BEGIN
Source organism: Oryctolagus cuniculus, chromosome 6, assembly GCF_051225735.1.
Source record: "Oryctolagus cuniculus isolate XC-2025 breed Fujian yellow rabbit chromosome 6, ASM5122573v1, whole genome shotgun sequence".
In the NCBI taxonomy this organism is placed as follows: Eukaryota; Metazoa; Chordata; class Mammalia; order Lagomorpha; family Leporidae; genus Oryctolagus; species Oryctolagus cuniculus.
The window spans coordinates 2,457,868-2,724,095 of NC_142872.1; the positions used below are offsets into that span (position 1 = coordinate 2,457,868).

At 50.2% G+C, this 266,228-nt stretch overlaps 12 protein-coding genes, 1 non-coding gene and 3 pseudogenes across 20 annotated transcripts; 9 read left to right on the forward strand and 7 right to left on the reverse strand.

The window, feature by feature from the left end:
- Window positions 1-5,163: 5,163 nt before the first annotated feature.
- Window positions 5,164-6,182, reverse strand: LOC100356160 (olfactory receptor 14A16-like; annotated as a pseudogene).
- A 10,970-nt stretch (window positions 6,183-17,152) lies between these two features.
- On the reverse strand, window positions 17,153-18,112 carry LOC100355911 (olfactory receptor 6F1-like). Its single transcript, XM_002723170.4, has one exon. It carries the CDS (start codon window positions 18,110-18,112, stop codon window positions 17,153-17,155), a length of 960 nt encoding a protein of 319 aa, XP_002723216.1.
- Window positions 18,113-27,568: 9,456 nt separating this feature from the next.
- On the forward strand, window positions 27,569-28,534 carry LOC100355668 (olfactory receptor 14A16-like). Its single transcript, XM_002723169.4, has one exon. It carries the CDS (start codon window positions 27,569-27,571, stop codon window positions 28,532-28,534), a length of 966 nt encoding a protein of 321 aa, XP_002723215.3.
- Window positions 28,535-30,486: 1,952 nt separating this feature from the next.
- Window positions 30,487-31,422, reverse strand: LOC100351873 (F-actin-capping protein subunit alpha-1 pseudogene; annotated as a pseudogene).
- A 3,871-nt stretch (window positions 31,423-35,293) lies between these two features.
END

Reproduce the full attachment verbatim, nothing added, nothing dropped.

Source organism: Oryctolagus cuniculus, chromosome 6, assembly GCF_051225735.1.
Source record: "Oryctolagus cuniculus isolate XC-2025 breed Fujian yellow rabbit chromosome 6, ASM5122573v1, whole genome shotgun sequence".
In the NCBI taxonomy this organism is placed as follows: Eukaryota; Metazoa; Chordata; class Mammalia; order Lagomorpha; family Leporidae; genus Oryctolagus; species Oryctolagus cuniculus.
The window spans coordinates 2,457,868-2,724,095 of NC_142872.1; the positions used below are offsets into that span (position 1 = coordinate 2,457,868).

At 50.2% G+C, this 266,228-nt stretch overlaps 12 protein-coding genes, 1 non-coding gene and 3 pseudogenes across 20 annotated transcripts; 9 read left to right on the forward strand and 7 right to left on the reverse strand.

The window, feature by feature from the left end:
- Window positions 1-5,163: 5,163 nt before the first annotated feature.
- Window positions 5,164-6,182, reverse strand: LOC100356160 (olfactory receptor 14A16-like; annotated as a pseudogene).
- A 10,970-nt stretch (window positions 6,183-17,152) lies between these two features.
- On the reverse strand, window positions 17,153-18,112 carry LOC100355911 (olfactory receptor 6F1-like). Its single transcript, XM_002723170.4, has one exon. It carries the CDS (start codon window positions 18,110-18,112, stop codon window positions 17,153-17,155), a length of 960 nt encoding a protein of 319 aa, XP_002723216.1.
- Window positions 18,113-27,568: 9,456 nt separating this feature from the next.
- On the forward strand, window positions 27,569-28,534 carry LOC100355668 (olfactory receptor 14A16-like). Its single transcript, XM_002723169.4, has one exon. It carries the CDS (start codon window positions 27,569-27,571, stop codon window positions 28,532-28,534), a length of 966 nt encoding a protein of 321 aa, XP_002723215.3.
- Window positions 28,535-30,486: 1,952 nt separating this feature from the next.
- Window positions 30,487-31,422, reverse strand: LOC100351873 (F-actin-capping protein subunit alpha-1 pseudogene; annotated as a pseudogene).
- A 3,871-nt stretch (window positions 31,423-35,293) lies between these two features.